Solution Focused Brief Therapy
What is Solution-Focused Brief Therapy?
Solution-focused brief therapy is a concise, solution-oriented psychotherapy, In other words, it focuses on the solutions rather than the problems. This approach was originally developed in an urban mental health facility that treated individuals that were not previously diagnosed with a mental illness.
Since its inception, solution-focused brief therapy has gain popularity becoming one of the leading forms of therapy and making a presence in business, education, criminal justice, social services and medicine.
Solution-focused brief therapy is a real-world, goal-driven approach to psychotherapy. It focuses on developing brief, well-defined, realistic goals. Solution-focused brief therapists believe that you ultimately know what you need to do to make your life better, although at times you may need help understanding how to accomplish those goals and solve your problems.
What Happens During A Solution Focused Brief Therapy Session?
During a solution-focused brief therapy session, you and your therapist works together to develop attainable goals and realistic solutions.
Psychological interventions that are used to craft goals and solutions during solution-focused brief therapy:
Solution-focused brief therapists believe that most people have experienced the same of similar problems in the past. According to these therapists, you have the knowledge to solve your current problems, but you just need helping unleashing that knowledge so that you can find suitable solutions. The main goal of a solution-focused brief therapist is to help you think of realistic solutions to your problems. Your therapist may ask you questions like: “Have you ever experienced an issue like this before? What did you do? Was your solution successful? What do you wish you had done differently?”
There may be times in which you have not experienced a similar problem and therefore do have previous solutions to pull from. In that case, the problems you are experiencing are considered exceptions. In other words, exceptions occur when a problem could have arisen, but for some reason did not.
A previous solution is something you have tried in the past that worked, but you no longer use, while an exception is something that should have, would have or could have happened, but for some unknown reason did not. Your therapist may ask you questions like: “What is different this time that was not present in the past?”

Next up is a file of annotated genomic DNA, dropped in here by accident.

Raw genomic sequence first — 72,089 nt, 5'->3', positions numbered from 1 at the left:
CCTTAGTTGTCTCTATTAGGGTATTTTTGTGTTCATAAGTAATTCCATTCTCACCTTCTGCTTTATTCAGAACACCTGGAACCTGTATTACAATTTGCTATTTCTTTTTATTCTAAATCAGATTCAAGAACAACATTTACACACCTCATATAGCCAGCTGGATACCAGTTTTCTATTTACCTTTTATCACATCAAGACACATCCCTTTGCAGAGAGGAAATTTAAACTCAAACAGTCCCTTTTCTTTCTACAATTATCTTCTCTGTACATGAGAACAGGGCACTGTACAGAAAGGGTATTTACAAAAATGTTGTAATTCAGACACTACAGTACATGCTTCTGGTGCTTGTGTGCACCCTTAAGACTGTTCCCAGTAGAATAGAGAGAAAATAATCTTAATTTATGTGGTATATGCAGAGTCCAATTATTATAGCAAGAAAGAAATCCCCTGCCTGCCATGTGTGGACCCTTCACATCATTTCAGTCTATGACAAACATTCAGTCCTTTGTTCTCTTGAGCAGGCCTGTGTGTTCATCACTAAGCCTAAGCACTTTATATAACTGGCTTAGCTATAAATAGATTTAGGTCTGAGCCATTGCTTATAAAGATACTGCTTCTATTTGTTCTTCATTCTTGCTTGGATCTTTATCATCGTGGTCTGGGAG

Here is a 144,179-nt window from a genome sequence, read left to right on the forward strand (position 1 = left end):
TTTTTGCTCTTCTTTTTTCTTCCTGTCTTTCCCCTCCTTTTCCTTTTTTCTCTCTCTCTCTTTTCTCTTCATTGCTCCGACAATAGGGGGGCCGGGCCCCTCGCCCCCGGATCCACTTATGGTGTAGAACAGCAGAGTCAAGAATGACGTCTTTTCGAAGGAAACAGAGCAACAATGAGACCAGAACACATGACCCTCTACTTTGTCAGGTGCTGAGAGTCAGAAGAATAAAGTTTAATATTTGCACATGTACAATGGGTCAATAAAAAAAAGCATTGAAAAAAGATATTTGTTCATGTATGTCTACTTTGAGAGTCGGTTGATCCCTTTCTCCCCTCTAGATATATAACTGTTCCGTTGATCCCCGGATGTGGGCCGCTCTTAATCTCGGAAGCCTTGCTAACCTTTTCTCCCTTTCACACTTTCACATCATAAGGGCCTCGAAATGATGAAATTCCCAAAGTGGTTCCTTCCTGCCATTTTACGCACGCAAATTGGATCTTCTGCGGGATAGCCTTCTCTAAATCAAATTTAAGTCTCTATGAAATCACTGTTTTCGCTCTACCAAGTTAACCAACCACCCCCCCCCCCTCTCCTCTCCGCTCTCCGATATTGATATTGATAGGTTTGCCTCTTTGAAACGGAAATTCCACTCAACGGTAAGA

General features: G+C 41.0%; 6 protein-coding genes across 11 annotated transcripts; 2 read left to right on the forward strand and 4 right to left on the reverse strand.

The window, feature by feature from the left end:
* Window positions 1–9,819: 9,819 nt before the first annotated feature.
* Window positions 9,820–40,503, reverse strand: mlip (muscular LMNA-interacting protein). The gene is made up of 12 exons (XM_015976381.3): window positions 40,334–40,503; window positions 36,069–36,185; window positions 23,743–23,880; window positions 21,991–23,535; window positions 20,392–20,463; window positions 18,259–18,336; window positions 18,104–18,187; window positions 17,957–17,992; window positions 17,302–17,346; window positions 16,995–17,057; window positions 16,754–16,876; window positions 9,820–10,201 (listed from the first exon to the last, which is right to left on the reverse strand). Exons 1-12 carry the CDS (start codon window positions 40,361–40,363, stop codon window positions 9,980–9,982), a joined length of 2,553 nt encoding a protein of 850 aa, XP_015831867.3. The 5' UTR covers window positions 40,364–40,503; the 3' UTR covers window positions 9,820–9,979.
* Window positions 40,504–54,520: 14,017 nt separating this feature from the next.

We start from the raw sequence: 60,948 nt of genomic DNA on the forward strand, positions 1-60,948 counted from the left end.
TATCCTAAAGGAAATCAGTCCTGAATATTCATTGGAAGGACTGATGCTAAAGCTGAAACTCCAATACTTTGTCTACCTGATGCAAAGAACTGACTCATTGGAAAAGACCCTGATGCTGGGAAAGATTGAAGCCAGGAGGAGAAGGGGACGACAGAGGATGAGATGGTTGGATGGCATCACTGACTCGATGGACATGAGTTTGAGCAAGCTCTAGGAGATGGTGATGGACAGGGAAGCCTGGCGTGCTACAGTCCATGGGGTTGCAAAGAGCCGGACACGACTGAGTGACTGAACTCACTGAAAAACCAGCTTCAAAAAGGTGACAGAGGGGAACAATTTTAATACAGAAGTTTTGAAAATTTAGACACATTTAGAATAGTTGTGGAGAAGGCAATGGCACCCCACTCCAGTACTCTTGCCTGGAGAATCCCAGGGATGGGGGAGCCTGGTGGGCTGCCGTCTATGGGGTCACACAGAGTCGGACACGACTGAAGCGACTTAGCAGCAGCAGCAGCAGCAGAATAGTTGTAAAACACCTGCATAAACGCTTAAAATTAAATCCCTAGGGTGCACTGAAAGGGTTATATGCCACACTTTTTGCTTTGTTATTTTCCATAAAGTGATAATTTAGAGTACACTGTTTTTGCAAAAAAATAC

Present and Future
The purpose of solution-focused brief therapy is to concentrate on the present and the future, not the past. These therapists believe that the most effective way to solve problems is to focus on what is happening now in your life and how you would like for your life to be like in the future. Solution-focused therapists believe that focusing on the past and the cause of the problems on delays the healing process. Your therapist may ask you questions like: “What do you want your life to be like in the future? How can you apply what you learned in therapy to your daily life?”
Praise & Validation
Another important part of solution-focused brief therapy is praise. It is important that your therapist recognize when you make progress. He/she must also validate your feelings, encourage you to make a change and provide a safe, supportive environment for you during the treatment process. Your therapist may ask you questions like: “How did you do that? What other things do you know how to do well? What hidden talents do you have?”
Once your therapist has increased your self-confidence through praise and validation and you can accurately recognize previous solutions and exceptions to your problem, your therapist will gently invite you to try what previously worked. In some cases, your therapist will suggest that you try new solutions to your problems to see if they work.
Solution-focused therapists typically take a brief break during the last half of each therapy session to ponder on what occurred during the first half of the session. Before the break your therapist may ask you questions like: “Is there anything that we did not talk about that you would like for me to know at this time?”
Once the break has ended, your therapist may encourage you to experiment with new ways of thinking and behaving. The purpose of the experiment is to find more positive and productive ways for you to successfully meet you predefined goals.
Is Solution-Focused Brief Therapy Effective?
Yes, solution-focused brief therapy is very effective. Studies have shown that this approach has helped many people strengthen their communication skills and resolve problems in prompt and efficient manner.
Gingerich, W., Eisengart, S. (2000) Solution-focused brief therapy: a review of the outcome research. Family Process, 39, 477-498.
Ratner, H., George, E. & Iveson, C. (2012). Solution focused brief therapy: 100 key points and techniques. New York, NY: Routledge.